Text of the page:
TRACE ELEMENTS IN HUMAN NUTRITION AND HEALTH·World Health Organization, Geneva, Switzerland· Pages 343
trace elements, that form a part of human nutrition, are not well understood. These substances, occurring in small amounts (especially in the soil) are usually needed in extremely small measures for the proper growth of plant and animal life. However, they can become toxic even in relatively low dosages. Also, a few of them are totally toxic and do not have any known nutrition value.
The World Health Organisation (who) has always been interested in standardising nutrition and health parameters for population groups, keeping in view their geographical situation, eating habits, cultural preferences related to food, and the availability of food in their locality.
who , which has access to health professionals of 190 member-countries exchanging data on health and nutrition, had formed an expert committee on trace elements in 1973 to examine "trace elements in human nutrition" to address issues concerning the essentiality of, requirements for, and metabolism of 17 trace elements in humans. The committee came up with recommended intakes for populations widely differing in the content and bioavailability of trace element constituents.
However, over the years the sophistication in the technology of analysis has increased manifold. Even some new trace elements have been discovered. The knowledge of nutrition has grown tremendously. Hence, who arranged a number of workshops and consultations in collaboration with the food and agriculture organisation of the United Nations (un) and the International Atomic Energy Agency.
This book is a compilation of the studies involving 19 nutritionally significant trace elements ranging from essential elements like iodine and zinc, elements like manganese and silicon that are suspected to be essential, and others like arsenic and lead that can be toxic but may have some essential functions.
The study is significant because an attempt has been made to establish more sophisticated methods of evaluation of trace element intake and its safe ranges for population groups in terms of both deficiency and excess and imbalances. This would go a long way in improving nutrition planning and assessments of observed intakes, as a step towards the diagnosis and control of disorders related to trace elements.
That this is relevant for India in terms of tackling deficiency and excess is quite obvious. To illustrate the point, we have widespread iodine deficiency in the Himalayan region because of leaching, and in the Gangetic plains where floods wash away much of the iodine in the soil. Also, we have an extremely high incidence of a certain kind of paralysis in parts of Unnao district because of the high concentration of manganese in local water. The problem of skeletal flourisis among the population in parts of Rajasthan is because of excess of fluorine in water there.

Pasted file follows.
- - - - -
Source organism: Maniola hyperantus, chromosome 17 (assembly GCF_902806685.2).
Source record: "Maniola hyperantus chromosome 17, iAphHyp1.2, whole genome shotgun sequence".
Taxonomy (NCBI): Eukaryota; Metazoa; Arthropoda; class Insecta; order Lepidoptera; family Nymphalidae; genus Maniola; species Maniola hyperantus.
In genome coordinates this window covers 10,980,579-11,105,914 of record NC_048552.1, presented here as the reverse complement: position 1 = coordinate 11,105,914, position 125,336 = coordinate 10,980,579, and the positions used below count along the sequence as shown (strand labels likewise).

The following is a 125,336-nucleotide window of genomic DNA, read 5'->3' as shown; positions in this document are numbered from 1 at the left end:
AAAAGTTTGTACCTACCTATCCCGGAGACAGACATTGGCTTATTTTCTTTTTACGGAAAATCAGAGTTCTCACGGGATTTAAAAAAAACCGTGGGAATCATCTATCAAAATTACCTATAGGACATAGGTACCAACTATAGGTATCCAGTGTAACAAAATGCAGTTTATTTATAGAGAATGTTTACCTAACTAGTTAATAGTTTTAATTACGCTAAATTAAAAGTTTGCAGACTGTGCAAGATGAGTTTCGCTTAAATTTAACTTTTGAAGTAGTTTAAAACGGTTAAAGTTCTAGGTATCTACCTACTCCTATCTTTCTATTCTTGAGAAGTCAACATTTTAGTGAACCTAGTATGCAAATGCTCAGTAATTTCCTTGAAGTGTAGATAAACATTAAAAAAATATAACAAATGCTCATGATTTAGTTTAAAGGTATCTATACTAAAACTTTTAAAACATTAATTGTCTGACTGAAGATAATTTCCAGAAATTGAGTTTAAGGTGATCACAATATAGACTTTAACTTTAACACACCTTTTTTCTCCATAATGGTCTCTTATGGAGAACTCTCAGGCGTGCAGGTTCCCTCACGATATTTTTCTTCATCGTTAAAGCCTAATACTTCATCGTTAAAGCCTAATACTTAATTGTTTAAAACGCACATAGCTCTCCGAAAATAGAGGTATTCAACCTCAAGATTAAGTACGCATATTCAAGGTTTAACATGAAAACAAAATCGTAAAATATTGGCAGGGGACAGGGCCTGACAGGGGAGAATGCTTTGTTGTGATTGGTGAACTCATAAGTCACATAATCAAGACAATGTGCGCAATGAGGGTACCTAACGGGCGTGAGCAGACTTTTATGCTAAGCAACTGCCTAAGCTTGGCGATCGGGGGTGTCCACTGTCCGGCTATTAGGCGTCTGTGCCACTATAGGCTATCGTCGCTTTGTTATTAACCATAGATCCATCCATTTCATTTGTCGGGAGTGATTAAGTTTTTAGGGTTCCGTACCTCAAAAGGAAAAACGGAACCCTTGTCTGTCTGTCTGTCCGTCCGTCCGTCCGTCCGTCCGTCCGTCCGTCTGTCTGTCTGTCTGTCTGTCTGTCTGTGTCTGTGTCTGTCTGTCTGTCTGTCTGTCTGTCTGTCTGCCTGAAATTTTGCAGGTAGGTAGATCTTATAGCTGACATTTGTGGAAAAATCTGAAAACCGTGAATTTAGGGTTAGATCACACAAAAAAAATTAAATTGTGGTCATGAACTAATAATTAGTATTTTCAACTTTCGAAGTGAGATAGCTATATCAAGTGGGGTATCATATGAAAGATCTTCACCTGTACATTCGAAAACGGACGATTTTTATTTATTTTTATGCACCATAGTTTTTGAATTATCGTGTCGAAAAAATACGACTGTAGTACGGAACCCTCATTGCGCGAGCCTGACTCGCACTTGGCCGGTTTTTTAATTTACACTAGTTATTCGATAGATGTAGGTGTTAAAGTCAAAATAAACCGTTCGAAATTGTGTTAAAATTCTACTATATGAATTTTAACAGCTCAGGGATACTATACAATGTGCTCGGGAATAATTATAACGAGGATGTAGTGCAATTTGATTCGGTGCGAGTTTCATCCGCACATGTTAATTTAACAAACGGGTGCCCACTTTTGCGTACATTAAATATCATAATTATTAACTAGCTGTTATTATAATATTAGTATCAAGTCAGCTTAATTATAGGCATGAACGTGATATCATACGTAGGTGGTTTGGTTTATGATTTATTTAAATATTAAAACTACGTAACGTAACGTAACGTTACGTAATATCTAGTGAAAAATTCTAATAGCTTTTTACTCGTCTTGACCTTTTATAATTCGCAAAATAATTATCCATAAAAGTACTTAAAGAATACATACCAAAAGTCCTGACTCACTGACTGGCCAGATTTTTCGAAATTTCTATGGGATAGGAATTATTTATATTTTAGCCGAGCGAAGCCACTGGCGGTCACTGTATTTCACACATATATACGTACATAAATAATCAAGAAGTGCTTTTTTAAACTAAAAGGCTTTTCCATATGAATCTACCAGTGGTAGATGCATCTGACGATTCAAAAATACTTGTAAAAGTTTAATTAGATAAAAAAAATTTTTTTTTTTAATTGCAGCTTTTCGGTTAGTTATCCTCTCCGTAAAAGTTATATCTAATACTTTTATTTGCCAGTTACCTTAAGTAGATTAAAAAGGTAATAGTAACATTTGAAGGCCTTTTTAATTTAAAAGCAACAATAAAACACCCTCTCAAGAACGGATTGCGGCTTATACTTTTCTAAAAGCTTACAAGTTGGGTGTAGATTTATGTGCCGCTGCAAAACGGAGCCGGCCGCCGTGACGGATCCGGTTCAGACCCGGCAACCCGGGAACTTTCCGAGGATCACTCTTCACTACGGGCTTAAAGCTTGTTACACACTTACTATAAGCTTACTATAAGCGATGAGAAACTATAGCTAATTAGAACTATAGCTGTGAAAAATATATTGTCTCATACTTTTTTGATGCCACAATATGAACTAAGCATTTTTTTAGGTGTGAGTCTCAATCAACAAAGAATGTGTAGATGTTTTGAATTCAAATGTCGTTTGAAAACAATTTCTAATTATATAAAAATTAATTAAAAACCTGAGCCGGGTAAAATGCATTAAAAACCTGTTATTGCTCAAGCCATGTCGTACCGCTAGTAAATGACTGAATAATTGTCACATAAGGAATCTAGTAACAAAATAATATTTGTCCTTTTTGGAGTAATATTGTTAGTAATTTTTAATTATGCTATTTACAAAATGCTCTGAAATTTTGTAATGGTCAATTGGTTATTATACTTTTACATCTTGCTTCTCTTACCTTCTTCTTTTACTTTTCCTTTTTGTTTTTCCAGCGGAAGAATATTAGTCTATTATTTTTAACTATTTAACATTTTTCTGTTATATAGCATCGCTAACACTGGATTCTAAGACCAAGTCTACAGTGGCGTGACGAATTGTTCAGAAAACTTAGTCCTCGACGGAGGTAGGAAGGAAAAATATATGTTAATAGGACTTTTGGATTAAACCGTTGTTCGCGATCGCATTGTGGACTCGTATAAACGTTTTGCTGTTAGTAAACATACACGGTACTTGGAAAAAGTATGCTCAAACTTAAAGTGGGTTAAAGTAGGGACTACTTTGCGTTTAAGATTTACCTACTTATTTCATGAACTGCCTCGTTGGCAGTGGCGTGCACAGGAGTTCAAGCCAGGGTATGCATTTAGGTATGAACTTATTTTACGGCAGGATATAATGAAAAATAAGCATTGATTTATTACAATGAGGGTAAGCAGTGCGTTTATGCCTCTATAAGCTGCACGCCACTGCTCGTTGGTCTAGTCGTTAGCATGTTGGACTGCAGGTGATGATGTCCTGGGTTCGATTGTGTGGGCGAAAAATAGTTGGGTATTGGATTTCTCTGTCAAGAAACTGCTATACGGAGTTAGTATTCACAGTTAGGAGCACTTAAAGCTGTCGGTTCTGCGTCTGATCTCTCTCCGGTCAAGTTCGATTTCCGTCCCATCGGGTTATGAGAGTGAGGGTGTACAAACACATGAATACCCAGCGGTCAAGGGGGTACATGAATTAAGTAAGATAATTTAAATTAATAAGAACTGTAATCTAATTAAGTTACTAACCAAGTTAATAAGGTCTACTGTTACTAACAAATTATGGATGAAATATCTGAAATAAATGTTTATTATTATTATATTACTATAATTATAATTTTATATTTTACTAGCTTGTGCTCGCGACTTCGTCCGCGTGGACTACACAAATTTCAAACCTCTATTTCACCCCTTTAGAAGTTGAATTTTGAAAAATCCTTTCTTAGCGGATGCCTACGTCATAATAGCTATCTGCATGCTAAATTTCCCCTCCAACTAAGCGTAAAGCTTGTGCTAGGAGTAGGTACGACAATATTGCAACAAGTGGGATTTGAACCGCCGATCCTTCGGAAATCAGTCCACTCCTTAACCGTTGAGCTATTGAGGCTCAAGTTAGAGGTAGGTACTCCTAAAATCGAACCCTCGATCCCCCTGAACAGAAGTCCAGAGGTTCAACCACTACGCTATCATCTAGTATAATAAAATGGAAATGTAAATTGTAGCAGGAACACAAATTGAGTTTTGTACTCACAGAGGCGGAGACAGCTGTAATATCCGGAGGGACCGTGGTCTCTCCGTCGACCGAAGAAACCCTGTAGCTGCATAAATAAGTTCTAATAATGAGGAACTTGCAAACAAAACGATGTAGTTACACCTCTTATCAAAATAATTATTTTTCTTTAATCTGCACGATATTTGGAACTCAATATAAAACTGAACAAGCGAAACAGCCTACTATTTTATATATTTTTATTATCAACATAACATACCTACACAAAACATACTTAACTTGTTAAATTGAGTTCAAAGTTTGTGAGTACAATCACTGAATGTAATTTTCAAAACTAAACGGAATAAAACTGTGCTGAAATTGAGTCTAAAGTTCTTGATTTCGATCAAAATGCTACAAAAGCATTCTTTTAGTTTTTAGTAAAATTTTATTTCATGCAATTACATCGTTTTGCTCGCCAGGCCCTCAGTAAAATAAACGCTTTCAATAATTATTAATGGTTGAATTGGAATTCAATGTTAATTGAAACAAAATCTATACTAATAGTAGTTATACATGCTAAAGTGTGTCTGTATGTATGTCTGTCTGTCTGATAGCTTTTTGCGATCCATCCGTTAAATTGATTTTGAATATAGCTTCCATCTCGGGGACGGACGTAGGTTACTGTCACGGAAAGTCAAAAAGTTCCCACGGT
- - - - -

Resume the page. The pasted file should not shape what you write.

The study is important because of many considerations. It takes into reckoning the interaction between different elements. It is interesting to note that the bioavailability of certain elements is inhibited by some elements while it is enhanced by certain others. These factors are extremely important in determining safe ranges of intake. Also, the physiological condition of a person affects trace element bioavailability.
The study establishes parameters like requirement, basal requirement, and normative requirement that help health policy planners finetune the understanding of the elements further.
In short, requirement is the lowest continuing level of nutrient intake that, at a specified efficiency of utilisation, will maintain the defined level of nutriture in the individual. Basel requirement is the level of intake required to prevent deficiency-related impairment of health. Normative requirement refers to the level of intake that serves to maintain a level of tissue storage or other reserve that is judged by the Expert Consultation to be desirable.
As said earlier, trace elements have serious implications for health in both deficiency and excess. For instance, take the case of iodine deficiency. That it causes hypothyroidism manifested in mental retardation is common knowledge. Goitre too is a well-known phenomenon known to common people. However, studies conducted on animals have shown far-reaching implications of its deficiency. Some of them retarded the growth of foetus and led to still-birth, abortion, and hairless offspring.
The study also takes into account the growing environmental concentration of elements like aluminium, lead, and mercury in the industrial age. "Exposure to aluminium increased markedly as its production increased rapidly in the 20th century. Human exposure to aluminium may also have increased since both the solubility and bioavailability to plants and aquatic life may have increased by acid rain and industrial emission,says the study.
Exposure to several elements has grown tremendously due to industrial activity over the last few decades, thus increasing the chances of toxicity. It is also because of this consideration that the book becomes significant. A must-read for public health officials and policy planners.
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